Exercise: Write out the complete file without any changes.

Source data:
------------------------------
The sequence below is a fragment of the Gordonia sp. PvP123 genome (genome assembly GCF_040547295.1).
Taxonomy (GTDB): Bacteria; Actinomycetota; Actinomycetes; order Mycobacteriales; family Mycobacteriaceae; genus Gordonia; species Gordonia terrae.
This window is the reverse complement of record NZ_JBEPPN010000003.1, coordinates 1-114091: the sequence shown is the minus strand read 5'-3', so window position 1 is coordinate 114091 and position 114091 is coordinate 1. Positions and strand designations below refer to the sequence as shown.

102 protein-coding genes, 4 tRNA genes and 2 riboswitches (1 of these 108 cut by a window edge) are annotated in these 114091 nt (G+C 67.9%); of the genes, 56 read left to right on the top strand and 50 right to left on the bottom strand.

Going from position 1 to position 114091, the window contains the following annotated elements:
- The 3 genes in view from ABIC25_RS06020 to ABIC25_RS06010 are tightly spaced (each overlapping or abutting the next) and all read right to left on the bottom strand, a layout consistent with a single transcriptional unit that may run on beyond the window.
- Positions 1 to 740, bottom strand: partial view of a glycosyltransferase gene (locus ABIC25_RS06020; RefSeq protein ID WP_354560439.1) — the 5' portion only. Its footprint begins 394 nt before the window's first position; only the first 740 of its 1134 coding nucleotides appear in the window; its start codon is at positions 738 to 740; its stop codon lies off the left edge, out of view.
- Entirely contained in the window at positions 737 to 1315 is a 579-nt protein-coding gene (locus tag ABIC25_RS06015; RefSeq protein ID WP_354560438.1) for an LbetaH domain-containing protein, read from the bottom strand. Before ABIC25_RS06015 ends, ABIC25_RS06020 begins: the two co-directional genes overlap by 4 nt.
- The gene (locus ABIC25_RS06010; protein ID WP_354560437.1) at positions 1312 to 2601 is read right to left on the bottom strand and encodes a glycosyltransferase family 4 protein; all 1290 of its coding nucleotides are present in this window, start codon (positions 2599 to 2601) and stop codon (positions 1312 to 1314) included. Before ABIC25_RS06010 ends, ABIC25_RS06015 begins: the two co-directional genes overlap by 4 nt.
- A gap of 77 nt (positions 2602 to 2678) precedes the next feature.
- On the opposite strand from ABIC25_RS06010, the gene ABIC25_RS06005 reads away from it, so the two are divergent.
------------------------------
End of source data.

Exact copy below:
The sequence below is a fragment of the Gordonia sp. PvP123 genome (genome assembly GCF_040547295.1).
Taxonomy (GTDB): Bacteria; Actinomycetota; Actinomycetes; order Mycobacteriales; family Mycobacteriaceae; genus Gordonia; species Gordonia terrae.
This window is the reverse complement of record NZ_JBEPPN010000003.1, coordinates 1-114091: the sequence shown is the minus strand read 5'-3', so window position 1 is coordinate 114091 and position 114091 is coordinate 1. Positions and strand designations below refer to the sequence as shown.

102 protein-coding genes, 4 tRNA genes and 2 riboswitches (1 of these 108 cut by a window edge) are annotated in these 114091 nt (G+C 67.9%); of the genes, 56 read left to right on the top strand and 50 right to left on the bottom strand.

Going from position 1 to position 114091, the window contains the following annotated elements:
- The 3 genes in view from ABIC25_RS06020 to ABIC25_RS06010 are tightly spaced (each overlapping or abutting the next) and all read right to left on the bottom strand, a layout consistent with a single transcriptional unit that may run on beyond the window.
- Positions 1 to 740, bottom strand: partial view of a glycosyltransferase gene (locus ABIC25_RS06020; RefSeq protein ID WP_354560439.1) — the 5' portion only. Its footprint begins 394 nt before the window's first position; only the first 740 of its 1134 coding nucleotides appear in the window; its start codon is at positions 738 to 740; its stop codon lies off the left edge, out of view.
- Entirely contained in the window at positions 737 to 1315 is a 579-nt protein-coding gene (locus tag ABIC25_RS06015; RefSeq protein ID WP_354560438.1) for an LbetaH domain-containing protein, read from the bottom strand. Before ABIC25_RS06015 ends, ABIC25_RS06020 begins: the two co-directional genes overlap by 4 nt.
- The gene (locus ABIC25_RS06010; protein ID WP_354560437.1) at positions 1312 to 2601 is read right to left on the bottom strand and encodes a glycosyltransferase family 4 protein; all 1290 of its coding nucleotides are present in this window, start codon (positions 2599 to 2601) and stop codon (positions 1312 to 1314) included. Before ABIC25_RS06010 ends, ABIC25_RS06015 begins: the two co-directional genes overlap by 4 nt.
- A gap of 77 nt (positions 2602 to 2678) precedes the next feature.
- On the opposite strand from ABIC25_RS06010, the gene ABIC25_RS06005 reads away from it, so the two are divergent.